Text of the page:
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Re: [idn] RE: An idn protocolfor consideration in making therequirements
- To: firstname.lastname@example.org
- Subject: Re: [idn] RE: An idn protocolfor consideration in making therequirements
- From: C C Magnus Gustavsson <email@example.com>
- Date: Tue, 15 Feb 2000 07:11:58 +0100 (MET)
- cc: firstname.lastname@example.org
- Delivery-date: Mon, 14 Feb 2000 22:12:16 -0800
- Envelope-to: email@example.com
On Fri, 11 Feb 2000, firstname.lastname@example.org wrote:
> Now suppose we ask the DNS operations folks how long it will
> reasonably take for the necessary software to deploy to any
> significant degree, keeping in mind that we're dealing with a
> critical infrastructure component provided by folks who have a lot
> on their plate besides internationalization. I'm not a DNS
> operations person, but I would not be totally amazed if the answer
> that comes back is most conveniently expressed in units of decades.
> So the bottom line is how do you feel about a solution that is purer
> and nicer and has some real attractiveness long term, but which you
> won't see significant benefit from for many, many years? What is
> your choice then?
Upgrade of authorative nameservers:
The software of your own nameservers as well as the nameservers of
your parent zones need to be upgraded. It won't take long before the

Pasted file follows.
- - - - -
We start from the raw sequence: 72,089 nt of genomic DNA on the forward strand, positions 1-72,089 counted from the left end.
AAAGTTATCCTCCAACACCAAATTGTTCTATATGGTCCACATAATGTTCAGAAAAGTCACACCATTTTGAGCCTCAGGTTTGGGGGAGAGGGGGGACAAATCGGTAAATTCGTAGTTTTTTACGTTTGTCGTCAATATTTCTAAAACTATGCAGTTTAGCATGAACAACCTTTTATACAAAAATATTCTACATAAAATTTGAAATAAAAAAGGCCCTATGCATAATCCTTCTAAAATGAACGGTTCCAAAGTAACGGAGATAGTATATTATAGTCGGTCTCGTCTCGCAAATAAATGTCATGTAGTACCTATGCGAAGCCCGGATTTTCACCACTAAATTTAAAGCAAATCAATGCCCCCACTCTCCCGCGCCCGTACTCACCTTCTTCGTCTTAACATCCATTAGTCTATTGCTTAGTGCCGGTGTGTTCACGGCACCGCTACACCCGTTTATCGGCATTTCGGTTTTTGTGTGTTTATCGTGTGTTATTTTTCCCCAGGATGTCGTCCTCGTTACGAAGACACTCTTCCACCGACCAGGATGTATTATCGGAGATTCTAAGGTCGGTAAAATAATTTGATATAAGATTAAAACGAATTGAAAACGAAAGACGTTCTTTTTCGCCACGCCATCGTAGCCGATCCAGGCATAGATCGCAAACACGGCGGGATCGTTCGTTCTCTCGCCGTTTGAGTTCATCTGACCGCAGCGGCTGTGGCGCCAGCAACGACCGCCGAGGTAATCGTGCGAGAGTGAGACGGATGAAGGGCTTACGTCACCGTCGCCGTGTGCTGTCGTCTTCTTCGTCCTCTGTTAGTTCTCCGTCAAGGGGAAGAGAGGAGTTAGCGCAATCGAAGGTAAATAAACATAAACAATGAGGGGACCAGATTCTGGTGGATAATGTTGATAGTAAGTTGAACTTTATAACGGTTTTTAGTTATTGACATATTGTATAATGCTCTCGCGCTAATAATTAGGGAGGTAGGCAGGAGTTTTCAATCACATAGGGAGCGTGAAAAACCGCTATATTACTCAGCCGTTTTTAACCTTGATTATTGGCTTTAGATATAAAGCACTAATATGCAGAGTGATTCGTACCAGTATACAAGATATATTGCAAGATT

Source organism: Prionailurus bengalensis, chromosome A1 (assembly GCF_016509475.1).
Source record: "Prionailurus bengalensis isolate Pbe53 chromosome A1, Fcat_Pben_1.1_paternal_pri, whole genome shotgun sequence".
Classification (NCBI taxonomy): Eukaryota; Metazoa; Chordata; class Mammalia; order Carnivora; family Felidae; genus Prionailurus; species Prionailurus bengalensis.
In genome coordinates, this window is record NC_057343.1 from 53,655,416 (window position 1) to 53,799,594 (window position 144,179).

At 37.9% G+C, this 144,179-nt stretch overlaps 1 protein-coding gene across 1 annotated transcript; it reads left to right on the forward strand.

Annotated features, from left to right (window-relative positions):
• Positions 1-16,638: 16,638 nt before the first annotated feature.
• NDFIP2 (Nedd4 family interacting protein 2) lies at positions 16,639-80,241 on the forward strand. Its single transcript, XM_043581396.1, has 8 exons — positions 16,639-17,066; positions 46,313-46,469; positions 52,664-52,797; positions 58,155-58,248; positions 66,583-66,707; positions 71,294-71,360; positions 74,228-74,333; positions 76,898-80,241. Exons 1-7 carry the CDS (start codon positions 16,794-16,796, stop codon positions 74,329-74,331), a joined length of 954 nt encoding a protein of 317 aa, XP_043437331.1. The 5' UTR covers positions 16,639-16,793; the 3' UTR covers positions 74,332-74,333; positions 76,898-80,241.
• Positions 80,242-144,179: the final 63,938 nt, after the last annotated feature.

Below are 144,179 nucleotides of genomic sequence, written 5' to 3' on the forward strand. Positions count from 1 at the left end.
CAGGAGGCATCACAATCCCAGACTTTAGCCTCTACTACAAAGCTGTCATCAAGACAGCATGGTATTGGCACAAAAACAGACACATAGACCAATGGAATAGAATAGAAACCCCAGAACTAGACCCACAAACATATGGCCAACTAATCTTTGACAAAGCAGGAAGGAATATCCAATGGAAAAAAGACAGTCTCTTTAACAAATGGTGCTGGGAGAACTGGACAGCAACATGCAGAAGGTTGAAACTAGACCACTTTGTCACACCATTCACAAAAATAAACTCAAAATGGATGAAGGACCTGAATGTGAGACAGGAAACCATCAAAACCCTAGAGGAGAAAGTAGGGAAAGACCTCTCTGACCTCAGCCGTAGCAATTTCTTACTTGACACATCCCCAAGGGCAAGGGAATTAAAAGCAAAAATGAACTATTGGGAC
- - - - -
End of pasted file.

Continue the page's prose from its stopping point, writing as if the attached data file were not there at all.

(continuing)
software of rootservers and TLD-servers is upgraded. People with
second level domains who delegate third levels domains to others (who
might want international domains) will most likely upgrade pretty fast
as well. (If they don't, I strongly suggest using another third level
domain or a second level domain.)
Upgrade of resolvers/caching nameservers:
This is where it might take some time before software is upgraded. But
not upgrading will not cause trouble for others. If these people want
to be able to benefit from international domains they upgrade. If they
choose not to, well then let them.
Thus, I don't think DNS software is much of a problem with an 8 bit
approach. We will see significant benefit fast enough. I will upgrade
my own resolver software and nameserver software. The nameservers for
domains with international characters and their parent zone
nameservers will be upgraded. That's all that is needed.
When SMTP is extended to handle international domains, it will most
certainly not be extended in a way that allows e-mail to disappear.
The adopted solution will probably negotiate what protocol to use and
bounce the mail if the server can't handle it. Thus we might have
bounced mail but not disappeared mail. If your mail bounce you simply
have to use an ASCII address instead.
During a transition period of one or a few years few people will want
to use non-ASCII addresses as sender addresses. If mailservers can't
handle non-ASCII domains after that, you either have to choose to use
ASCII only or not communicate with these people. It's not any
different from mailservers which refuse to accept 8 bit e-mails.